A nameless young character goes into travels to the country, meeting some acquaintances and strangers as well, having banal conversations, dedicating his existence into daily mundane ... See full summary »
Presents a day in the life in Austin, Texas among its social outcasts and misfits, predominantly the twenty-something set, using a series of linear vignettes. These characters, who in some manner just don't fit into the establishment norms, move seamlessly from one scene to the next, randomly coming and going into one another's lives. Highlights include a UFO buff who adamantly insists that the U.S. has been on the moon since the 1950s, a woman who produces a glass slide purportedly of Madonna's pap smear, and an old anarchist who sympathetically shares his philosophy of life with a robber.Written by
Rick Gregory <firstname.lastname@example.org>
The Happy-Go-Lucky Guy that gets ripped off by the newspaper machine is lead vocalist, musician and founding member of Poi Dog Pondering. The tune that he whistles after he passes the Sidewalk Psychic is "Postcard From a Dream (Toast and Jelly)" from their first studio album, recorded in Austin. The woman that claims to have change but doesn't give it to him is Abra Moore, though she had left Poi Dog by then. See more »
The cab door is clear, but later sports a large sticker. See more »
Should Have Stayed at Bus Station:
[babbling to silent cab driver]
Man, I just had the weirdest dream - back on the bus there? Did you ever have one of those dreams that are completely real. I mean they're so vivid. It's just like completely real. It's like, there's always something bizarre going on, though. I have one about every 2 years or something. I always remember 'em real good. Like there's always someone getting run over, or something really weird. Um, one time I had lunch with Tolstoy. Another time I was a ...
See more »
Even though I've immensely enjoyed many of Richard Linklater's films (especially "Waking Life" and "Dazed and Confused"), I never had much desire to sit through Slacker. The title and the era made me anticipate this would be a lazily-crafted, self-indulgent, aimless exploration of the oh-so-forgettable ennui of 20-somethings.
Boy, was I wrong.
"Slacker" is actually a true "art film", a highly conceptualized storytelling experiment in the manner of mid-60's Godard. In fact, in many ways it seems patterned after Godard's "Weekend" -- a bold ambition for a young low-budget filmmaker if ever there was one -- with its long, fluid takes that seamlessly drift from one story to another with chance passings on Austin's sidewalks.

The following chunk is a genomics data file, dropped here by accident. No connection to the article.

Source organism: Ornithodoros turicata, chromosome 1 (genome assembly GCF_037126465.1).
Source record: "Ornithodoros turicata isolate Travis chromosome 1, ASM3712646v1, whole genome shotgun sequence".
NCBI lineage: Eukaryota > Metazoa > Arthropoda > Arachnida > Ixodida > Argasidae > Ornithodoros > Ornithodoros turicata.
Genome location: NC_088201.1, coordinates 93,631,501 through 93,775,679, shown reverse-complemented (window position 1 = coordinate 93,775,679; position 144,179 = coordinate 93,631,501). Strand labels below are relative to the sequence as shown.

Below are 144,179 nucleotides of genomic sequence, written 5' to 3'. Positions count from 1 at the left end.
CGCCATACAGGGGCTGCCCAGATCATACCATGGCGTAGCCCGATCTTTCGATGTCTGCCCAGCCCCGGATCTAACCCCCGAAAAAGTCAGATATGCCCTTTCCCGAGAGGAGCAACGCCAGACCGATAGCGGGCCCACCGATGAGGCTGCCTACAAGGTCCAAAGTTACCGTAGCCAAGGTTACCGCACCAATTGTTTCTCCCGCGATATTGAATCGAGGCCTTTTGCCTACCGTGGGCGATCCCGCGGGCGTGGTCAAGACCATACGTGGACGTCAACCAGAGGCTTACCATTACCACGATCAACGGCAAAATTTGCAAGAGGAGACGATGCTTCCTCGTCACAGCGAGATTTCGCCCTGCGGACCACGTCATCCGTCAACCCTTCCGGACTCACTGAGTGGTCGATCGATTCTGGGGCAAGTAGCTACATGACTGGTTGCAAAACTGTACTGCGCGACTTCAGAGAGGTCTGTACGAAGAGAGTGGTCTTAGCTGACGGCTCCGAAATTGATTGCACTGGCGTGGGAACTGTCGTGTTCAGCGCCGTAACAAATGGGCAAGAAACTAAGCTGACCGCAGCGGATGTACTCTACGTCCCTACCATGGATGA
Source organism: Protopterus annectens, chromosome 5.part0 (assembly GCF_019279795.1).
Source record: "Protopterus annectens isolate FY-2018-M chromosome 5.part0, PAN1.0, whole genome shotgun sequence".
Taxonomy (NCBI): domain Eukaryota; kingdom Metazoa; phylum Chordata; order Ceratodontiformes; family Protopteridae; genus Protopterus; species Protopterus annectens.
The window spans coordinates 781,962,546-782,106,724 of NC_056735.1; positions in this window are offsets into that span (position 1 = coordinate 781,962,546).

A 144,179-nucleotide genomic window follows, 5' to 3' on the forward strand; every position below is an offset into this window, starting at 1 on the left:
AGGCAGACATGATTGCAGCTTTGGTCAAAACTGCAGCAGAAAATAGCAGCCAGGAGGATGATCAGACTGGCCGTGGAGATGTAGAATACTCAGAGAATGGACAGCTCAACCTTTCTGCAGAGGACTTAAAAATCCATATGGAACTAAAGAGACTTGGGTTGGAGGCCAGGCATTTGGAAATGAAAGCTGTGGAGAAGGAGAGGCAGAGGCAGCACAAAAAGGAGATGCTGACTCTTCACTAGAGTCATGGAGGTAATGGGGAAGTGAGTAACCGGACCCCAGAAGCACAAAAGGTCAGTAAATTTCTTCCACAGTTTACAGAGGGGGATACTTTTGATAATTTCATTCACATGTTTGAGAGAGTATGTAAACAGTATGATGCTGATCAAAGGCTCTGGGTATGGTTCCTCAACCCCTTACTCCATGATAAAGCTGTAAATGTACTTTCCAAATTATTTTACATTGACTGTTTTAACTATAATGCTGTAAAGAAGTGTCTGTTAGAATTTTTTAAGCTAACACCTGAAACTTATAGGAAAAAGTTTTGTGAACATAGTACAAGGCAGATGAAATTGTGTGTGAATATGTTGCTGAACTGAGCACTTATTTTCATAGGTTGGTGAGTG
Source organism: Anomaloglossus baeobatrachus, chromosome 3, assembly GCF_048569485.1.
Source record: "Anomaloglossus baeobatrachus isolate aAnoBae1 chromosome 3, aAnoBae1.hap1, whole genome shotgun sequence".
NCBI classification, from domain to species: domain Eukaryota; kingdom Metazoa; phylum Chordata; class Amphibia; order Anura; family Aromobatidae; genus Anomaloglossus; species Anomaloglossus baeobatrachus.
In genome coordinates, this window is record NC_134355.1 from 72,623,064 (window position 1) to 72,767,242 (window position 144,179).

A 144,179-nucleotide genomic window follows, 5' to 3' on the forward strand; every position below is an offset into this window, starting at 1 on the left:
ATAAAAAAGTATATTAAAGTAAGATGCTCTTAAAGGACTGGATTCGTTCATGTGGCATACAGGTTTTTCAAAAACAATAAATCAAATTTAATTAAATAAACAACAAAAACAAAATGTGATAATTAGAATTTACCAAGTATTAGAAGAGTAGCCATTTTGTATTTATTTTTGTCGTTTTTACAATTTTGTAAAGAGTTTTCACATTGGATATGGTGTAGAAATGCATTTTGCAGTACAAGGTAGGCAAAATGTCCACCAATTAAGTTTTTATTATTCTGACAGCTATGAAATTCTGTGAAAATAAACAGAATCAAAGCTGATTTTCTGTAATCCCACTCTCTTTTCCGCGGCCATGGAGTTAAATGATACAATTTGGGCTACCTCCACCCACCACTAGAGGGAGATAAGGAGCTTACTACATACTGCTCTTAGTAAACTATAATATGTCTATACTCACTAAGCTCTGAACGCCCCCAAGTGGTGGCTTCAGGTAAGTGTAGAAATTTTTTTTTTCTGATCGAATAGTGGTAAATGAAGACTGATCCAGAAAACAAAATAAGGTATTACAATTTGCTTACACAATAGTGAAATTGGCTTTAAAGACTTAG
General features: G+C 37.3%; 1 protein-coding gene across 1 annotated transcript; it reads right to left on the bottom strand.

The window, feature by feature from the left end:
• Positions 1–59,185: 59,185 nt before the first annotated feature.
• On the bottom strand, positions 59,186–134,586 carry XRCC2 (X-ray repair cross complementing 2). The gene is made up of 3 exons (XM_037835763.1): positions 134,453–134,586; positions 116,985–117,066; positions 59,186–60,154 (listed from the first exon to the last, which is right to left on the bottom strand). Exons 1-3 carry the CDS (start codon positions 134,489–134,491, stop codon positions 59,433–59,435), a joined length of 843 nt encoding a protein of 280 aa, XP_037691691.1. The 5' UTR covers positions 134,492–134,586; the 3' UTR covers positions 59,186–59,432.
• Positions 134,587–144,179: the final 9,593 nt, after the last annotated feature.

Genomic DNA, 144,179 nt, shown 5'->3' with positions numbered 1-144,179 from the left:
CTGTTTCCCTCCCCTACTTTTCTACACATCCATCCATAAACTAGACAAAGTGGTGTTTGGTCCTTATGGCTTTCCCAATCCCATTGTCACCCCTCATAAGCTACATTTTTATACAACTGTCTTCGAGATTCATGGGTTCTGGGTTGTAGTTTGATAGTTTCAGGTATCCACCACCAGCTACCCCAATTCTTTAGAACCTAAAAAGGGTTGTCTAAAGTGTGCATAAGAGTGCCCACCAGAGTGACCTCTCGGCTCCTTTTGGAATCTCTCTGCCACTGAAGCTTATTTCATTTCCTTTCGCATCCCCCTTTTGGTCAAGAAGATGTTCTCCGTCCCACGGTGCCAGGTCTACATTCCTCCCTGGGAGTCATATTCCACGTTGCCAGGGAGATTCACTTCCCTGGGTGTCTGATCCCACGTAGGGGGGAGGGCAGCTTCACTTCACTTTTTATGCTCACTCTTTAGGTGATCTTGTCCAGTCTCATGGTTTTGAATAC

In many ways I found Slacker more interesting and more enjoyable than Godard's movie, though. Weekend ultimately boils down to Godard satirizing his society, while maintaining a dry, utterly unsentimental and unemotional attitude towards his characters. When you watch Weekend, there is always the sense that Godard is looking down his nose at his characters (however justifiably). Slacker has a more complicated relationship between Linklater and his subject. While there is undoubtedly a strongly satirical feel to many of the scenes (for example, the two apparently stoned guys debating the meaning of Saturday morning cartoons while they chain smoke in a bar), at the same time, the movie feels made from the inside. It's, maybe, a satirical self-portrait. In fact, since Linklater plays the first of the Slacker characters that we meet -- the cab fare spinning yarns about parallel universes -- it is in some manner quite literally a self-portrait.
All of that is a very academic way of saying what's viscerally obvious when watching Slacker - - it's funny and real and naturalistic at the same time that it is abstract, constructed and very obviously written.
I'm not sure what it all adds up to or if it's supposed to add up to anything. After all, this is the story of people who, with a couple of notable exceptions, can't seem to put their plans into action ("You're not on the list"), so it makes perfect sense that the movie in the end feels like it just wanders off a cliff instead of coming to an end. It would be a mistake to say that the movie captures a generation -- these are caricatures, without doubt -- but it does capture the flavor of the times as they rolled by on some particularly lazy afternoons.
6 of 6 people found this review helpful.
Was this review helpful to you?
| Report this